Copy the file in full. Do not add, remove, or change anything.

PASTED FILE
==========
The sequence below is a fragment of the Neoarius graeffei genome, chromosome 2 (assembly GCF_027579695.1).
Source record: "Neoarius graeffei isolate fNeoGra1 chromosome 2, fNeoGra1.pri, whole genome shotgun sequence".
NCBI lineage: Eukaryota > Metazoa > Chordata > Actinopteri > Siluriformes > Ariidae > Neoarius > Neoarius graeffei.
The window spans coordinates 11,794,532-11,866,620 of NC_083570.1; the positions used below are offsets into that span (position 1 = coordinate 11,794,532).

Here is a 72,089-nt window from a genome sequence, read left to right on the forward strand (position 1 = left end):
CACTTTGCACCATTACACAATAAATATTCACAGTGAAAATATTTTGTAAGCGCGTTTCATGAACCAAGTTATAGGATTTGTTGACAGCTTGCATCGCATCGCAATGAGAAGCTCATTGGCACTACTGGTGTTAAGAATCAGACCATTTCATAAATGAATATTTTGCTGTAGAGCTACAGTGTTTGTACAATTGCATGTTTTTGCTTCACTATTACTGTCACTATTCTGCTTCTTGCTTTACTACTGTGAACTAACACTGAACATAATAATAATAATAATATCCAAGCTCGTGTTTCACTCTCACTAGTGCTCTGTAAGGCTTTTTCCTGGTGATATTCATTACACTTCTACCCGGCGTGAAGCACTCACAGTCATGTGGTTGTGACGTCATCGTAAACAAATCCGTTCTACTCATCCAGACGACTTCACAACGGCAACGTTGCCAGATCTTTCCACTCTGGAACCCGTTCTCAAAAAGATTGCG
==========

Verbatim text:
The sequence below is a fragment of the Neoarius graeffei genome, chromosome 2 (assembly GCF_027579695.1).
Source record: "Neoarius graeffei isolate fNeoGra1 chromosome 2, fNeoGra1.pri, whole genome shotgun sequence".
NCBI lineage: Eukaryota > Metazoa > Chordata > Actinopteri > Siluriformes > Ariidae > Neoarius > Neoarius graeffei.
The window spans coordinates 11,794,532-11,866,620 of NC_083570.1; the positions used below are offsets into that span (position 1 = coordinate 11,794,532).

Here is a 72,089-nt window from a genome sequence, read left to right on the forward strand (position 1 = left end):
CACTTTGCACCATTACACAATAAATATTCACAGTGAAAATATTTTGTAAGCGCGTTTCATGAACCAAGTTATAGGATTTGTTGACAGCTTGCATCGCATCGCAATGAGAAGCTCATTGGCACTACTGGTGTTAAGAATCAGACCATTTCATAAATGAATATTTTGCTGTAGAGCTACAGTGTTTGTACAATTGCATGTTTTTGCTTCACTATTACTGTCACTATTCTGCTTCTTGCTTTACTACTGTGAACTAACACTGAACATAATAATAATAATAATATCCAAGCTCGTGTTTCACTCTCACTAGTGCTCTGTAAGGCTTTTTCCTGGTGATATTCATTACACTTCTACCCGGCGTGAAGCACTCACAGTCATGTGGTTGTGACGTCATCGTAAACAAATCCGTTCTACTCATCCAGACGACTTCACAACGGCAACGTTGCCAGATCTTTCCACTCTGGAACCCGTTCTCAAAAAGATTGCG